National Launch of the first Africa Human Development Report
Juba: UNDP South Sudan launched the first Africa Human Development Report 2012: Towards a Food Secure Future on 22 May 2012. Globally launched last week in Nairobi with His Excellency President Kibaki of the Republic of Kenya and Helen Clark, UNDP Administrator, the Report focused on food security, as a primary and fundamental challenge to human development for the Africa region as a whole.
Currently, in South Sudan 4.7 million people are at risk of food insecurity. Throughout the continent, between 2006 and 2008, 218 million people or 1 in 4 Africans were undernourished, and facing a precarious food security situation, including 55 million children. Food insecurity is a serious problem that not only devastates families and communities but leaves a legacy with future generations, which impairs livelihoods and undermines human development. “Of all the development challenges, the one that threatens development and progress the most is food insecurity” stated Ms. Lise Grande, Deputy Special Representative to the Secretary General, UN Resident and Humanitarian Coordinator, and UNDP Resident Representative, in her opening remarks to the forum. She added “Hungry children with weakened immune systems die prematurely from treatable diseases like malaria and tuberculosis. They start school late, learn less and drop out early. Mothers run a greater risk of dying in childbirth. In South Sudan, one out of every seven children will die before their fifth birthday.”
The Africa Human Development Report was launched nationally by the Minister of Agriculture, Forestry, Cooperatives and Rural Development, Honourable Betty Achan Ogwaro and Lise Grande DSRSG/RC/HC/UNDP RR in the presence of senior government officials from Ministries and Commissions, Donors, UN agencies, civil society representatives and the media.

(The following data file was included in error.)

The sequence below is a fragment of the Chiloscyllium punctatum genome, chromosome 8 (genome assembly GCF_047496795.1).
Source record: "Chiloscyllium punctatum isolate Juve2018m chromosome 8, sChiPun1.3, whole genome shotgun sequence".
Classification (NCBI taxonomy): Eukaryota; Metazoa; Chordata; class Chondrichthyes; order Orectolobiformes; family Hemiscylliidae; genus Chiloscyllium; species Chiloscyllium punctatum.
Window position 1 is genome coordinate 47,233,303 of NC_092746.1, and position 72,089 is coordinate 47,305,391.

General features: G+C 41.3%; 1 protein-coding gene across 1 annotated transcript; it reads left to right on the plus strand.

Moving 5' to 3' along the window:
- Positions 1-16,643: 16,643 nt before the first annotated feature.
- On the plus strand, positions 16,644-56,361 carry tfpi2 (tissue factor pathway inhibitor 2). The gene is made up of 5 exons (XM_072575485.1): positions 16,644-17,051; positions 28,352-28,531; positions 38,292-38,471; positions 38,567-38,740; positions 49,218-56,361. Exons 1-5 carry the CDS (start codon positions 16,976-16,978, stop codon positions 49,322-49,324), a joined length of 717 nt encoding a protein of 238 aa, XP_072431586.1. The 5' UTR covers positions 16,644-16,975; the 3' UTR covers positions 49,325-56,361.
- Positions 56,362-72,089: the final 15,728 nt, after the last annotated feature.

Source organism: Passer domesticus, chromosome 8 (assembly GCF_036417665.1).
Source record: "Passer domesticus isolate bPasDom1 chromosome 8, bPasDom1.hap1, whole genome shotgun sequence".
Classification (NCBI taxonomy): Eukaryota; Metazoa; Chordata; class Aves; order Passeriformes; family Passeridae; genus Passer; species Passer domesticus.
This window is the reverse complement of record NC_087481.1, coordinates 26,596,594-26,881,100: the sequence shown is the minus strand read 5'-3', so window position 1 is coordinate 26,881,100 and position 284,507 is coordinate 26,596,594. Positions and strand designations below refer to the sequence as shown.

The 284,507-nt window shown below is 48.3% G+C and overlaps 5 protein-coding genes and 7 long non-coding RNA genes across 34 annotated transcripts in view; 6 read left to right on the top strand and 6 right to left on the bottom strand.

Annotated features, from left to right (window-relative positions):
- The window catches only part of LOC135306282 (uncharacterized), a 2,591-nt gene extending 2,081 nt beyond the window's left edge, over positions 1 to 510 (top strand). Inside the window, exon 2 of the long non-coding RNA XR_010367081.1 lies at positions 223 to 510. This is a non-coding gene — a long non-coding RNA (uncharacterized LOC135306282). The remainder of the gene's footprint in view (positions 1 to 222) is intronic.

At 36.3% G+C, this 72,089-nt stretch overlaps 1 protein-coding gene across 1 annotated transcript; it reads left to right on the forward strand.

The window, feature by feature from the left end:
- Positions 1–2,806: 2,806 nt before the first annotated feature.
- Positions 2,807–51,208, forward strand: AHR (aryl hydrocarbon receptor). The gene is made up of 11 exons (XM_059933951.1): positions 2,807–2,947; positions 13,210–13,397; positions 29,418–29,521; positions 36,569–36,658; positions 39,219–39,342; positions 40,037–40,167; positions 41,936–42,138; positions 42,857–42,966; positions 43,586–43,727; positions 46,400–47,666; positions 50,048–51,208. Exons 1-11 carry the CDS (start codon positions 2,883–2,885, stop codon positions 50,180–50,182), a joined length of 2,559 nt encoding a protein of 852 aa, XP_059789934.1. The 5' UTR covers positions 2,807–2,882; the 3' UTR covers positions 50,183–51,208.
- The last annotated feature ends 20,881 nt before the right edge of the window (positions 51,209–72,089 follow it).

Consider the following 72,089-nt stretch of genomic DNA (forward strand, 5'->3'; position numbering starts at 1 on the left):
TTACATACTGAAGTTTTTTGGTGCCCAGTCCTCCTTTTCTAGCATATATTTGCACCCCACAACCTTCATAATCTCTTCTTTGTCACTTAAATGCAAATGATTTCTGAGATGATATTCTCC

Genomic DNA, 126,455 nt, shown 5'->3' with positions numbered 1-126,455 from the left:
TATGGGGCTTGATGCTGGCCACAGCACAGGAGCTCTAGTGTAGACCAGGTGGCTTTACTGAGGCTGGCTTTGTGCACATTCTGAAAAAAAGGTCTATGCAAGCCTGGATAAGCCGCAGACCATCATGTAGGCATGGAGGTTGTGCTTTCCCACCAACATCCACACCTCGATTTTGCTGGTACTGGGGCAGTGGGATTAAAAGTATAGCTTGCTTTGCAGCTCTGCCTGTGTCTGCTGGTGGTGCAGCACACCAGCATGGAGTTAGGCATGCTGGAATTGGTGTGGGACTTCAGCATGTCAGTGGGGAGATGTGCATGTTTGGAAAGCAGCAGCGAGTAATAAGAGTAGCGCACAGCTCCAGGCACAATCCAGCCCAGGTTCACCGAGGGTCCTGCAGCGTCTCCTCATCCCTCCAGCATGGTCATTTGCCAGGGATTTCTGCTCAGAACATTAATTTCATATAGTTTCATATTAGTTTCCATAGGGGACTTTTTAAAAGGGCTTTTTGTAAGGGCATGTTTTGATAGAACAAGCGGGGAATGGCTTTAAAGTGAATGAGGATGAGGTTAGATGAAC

Presented in the Report are a number of key findings, including the two disturbing paradoxes: first, recent economic progress in Africa has not had a commensurate impact on malnutrition, and second, food insecurity exists despite abundant natural resources. Ms. Lise Grande DSRSG/RC/HC/UNDP RR underscored the context of this first paradox in South Sudan “Here in South Sudan, we see that despite independence and greater investment from abroad, food insecurity – presently at 4.7 million people – is at its highest level since the CPA was signed in 2006.” Moreover, the Report contends that food insecurity is due to misguided policies, weak institutions and failing markets, not because there is not enough food. The report also highlights how food insecurity is biased towards women and the rural poor.
The Report argues that interventions focused solely on agriculture will not end food insecurity. Rather, new approaches are necessary that cross multiple sectors, including rural infrastructure development, strengthening of the health sector, new forms of social protection and empowerment of local communities and women. The Report presents four broad policy areas, which are relevant for South Sudan, and which can propel South Sudan from the current low state of human development and high food insecurity towards a future that is food secure with higher human development:
1.Improve agricultural productivity in a sustainable manner that increases food production and generates employment both on and off the farm;
2.Promote nutrition among mothers and children to stop the long-lasting effects of malnutrition;